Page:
Kansai, a region home to about 19% of the Japanese, is maybe the most important and most ‘Japanese’ region in the country. Including the cities of Osaka, Kyoto, Nara and Kobe, Kansai is in many way the historical and cultural home of Japan.

While busy Tokyo, in the Kanto region, is now the busiest and most visited city in Japan, the cities of Kansai can often be more laidback, relaxed, fun and open.

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Book Review: Endgame

Endgame: The Spectacular Rise and Fall of Bobby Fischer by Frank Brady

I read  Endgame by Frank Brady in March 2016

Bobby Fischer still is of some fame today, thirty years ago he was known across the globe. And made Reykjavik and Iceland famous world wide too. A simple game of chess captivated audiences around the world, culminating in victory to the lonely American, taking the trophy from the mighty Soviet chess system. The cold war across the board, where the Russians always had been way stronger, was suddenly won by the US.

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Book Review: Coin Locker Babies

Coin Locker Babies by Ryu Murakami

I read Coin Locker Babies by Ryu urakami in June 2016

Coin Locker Babies is  a novel by Ryu Murakami, first published in 1980 in Japan, and translated into English in 1995.

Murakami is known for his dark, gritty books, and Coin Locker Babies does not disappoint. The book introduces us to Toxitown, a neighboorhood in Tokyo known both for its toxicity and its black market, where everything is for sale. Drawn to this place are the two orphans, Hashi and Kiku, coin locker babies who were left by their mothers in coin lockers at a train station. Growing up in an orphanage they then move to fosterparents in Kyushu before running away to Tokyo when they turn 16.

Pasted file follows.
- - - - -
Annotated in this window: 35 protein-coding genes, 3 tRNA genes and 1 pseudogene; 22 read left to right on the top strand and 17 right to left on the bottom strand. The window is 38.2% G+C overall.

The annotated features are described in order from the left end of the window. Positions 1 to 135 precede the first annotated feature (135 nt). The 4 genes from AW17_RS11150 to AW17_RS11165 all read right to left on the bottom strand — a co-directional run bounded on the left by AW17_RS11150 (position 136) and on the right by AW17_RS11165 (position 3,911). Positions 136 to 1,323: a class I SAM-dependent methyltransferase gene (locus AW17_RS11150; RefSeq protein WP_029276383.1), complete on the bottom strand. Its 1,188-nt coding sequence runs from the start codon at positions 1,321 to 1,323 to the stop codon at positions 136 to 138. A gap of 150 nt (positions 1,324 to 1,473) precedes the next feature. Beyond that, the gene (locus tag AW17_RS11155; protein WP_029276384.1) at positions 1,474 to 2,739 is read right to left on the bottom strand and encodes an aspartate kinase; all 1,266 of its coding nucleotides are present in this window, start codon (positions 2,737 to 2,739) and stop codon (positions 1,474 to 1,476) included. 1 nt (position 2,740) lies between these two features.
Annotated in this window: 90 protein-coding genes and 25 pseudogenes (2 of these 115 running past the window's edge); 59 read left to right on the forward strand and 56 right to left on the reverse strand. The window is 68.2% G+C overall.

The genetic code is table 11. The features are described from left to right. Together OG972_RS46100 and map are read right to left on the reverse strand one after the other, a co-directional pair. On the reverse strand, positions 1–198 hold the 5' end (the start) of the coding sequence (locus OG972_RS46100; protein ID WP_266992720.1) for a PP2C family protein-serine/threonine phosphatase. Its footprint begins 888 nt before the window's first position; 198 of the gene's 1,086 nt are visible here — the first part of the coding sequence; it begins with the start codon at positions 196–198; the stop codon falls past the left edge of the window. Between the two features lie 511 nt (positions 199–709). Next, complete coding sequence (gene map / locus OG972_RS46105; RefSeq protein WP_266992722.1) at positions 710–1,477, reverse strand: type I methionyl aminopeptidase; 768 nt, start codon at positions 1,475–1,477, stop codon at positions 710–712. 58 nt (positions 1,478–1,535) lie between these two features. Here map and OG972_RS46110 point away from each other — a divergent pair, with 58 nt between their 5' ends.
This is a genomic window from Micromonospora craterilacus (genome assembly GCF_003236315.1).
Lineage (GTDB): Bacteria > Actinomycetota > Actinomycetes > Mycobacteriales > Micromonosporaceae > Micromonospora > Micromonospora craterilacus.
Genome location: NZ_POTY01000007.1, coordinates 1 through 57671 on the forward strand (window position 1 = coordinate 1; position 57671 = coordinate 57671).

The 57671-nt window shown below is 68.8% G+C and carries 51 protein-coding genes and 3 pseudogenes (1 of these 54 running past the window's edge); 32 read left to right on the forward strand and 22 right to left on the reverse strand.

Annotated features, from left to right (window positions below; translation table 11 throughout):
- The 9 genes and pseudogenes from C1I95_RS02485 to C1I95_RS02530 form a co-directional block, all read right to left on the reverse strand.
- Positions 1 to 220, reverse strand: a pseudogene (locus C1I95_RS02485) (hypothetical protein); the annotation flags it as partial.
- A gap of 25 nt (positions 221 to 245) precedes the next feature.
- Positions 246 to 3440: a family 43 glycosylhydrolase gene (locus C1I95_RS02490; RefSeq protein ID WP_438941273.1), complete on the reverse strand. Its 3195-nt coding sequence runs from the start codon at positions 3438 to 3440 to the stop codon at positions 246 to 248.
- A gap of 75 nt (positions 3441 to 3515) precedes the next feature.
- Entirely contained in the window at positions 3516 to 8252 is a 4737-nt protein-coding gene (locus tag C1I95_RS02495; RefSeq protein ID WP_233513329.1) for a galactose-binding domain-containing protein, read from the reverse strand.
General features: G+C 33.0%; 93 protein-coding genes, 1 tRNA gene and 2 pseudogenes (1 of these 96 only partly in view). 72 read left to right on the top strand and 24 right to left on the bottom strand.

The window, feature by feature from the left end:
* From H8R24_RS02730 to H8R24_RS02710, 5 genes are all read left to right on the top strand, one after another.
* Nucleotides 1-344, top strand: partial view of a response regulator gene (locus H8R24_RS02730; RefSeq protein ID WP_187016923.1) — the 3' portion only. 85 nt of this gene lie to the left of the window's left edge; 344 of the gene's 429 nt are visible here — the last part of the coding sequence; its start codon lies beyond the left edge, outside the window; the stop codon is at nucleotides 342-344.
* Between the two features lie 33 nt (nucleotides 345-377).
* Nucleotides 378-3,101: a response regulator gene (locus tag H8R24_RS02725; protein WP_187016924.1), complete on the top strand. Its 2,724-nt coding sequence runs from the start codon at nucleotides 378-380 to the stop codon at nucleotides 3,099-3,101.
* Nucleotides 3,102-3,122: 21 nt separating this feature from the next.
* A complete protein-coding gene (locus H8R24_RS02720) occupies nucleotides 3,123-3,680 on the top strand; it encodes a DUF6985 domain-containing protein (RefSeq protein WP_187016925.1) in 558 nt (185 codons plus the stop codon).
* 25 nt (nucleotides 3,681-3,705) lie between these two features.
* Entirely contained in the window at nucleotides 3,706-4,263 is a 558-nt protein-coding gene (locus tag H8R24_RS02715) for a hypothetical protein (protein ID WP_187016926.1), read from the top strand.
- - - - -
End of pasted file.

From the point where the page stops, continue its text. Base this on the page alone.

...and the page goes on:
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Book Review: Tales of Iceland

Tales of Iceland or Running with the Huldufólk in the Permanent Daylight by Stephen Markley

I read Tales of Iceland by Stephen Markley in May 2016

Ever since he, as a university student, heard Quentin Tarantino speak of Iceland, a country where supermodels worked at McDonald’s, Stephen Markley had wanted to go to Iceland. But as things always got in the way, it took a while to realise his dream.

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Book Review: The Cellist of Sarajevo

The Cellist of Sarajevo by Steven Galloway

I read The Cellist of Sarajevo in April 2016

The Cellist of Sarajevo is Galloway’s, a teacher of creative writing at the University of British Colombia, third novel, and deals with the siege of Sarajevo during the Balkan Civil War. Based on true events from the war, the book is still a work of fiction and makes no claim that whatever is written is a description of actual events.

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Book Review: The Log from the Sea of Cortez

The Log from the Sea of Cortez by John Steinbeck

I read The Log From the Sea of Cortez by John Steinbeck in April 2016

The Log from the Sea of Cortez tells of John Steinbeck and Ed Ricketts’ trip to the Sea of Cortez in Mexico, a scientific trip with the goal of collecting samples of specimen of marine creatures in the area. Onboard the Western Flyer, a sardine boat rented for the occation, they embark on a journey over 6000 kilometers long.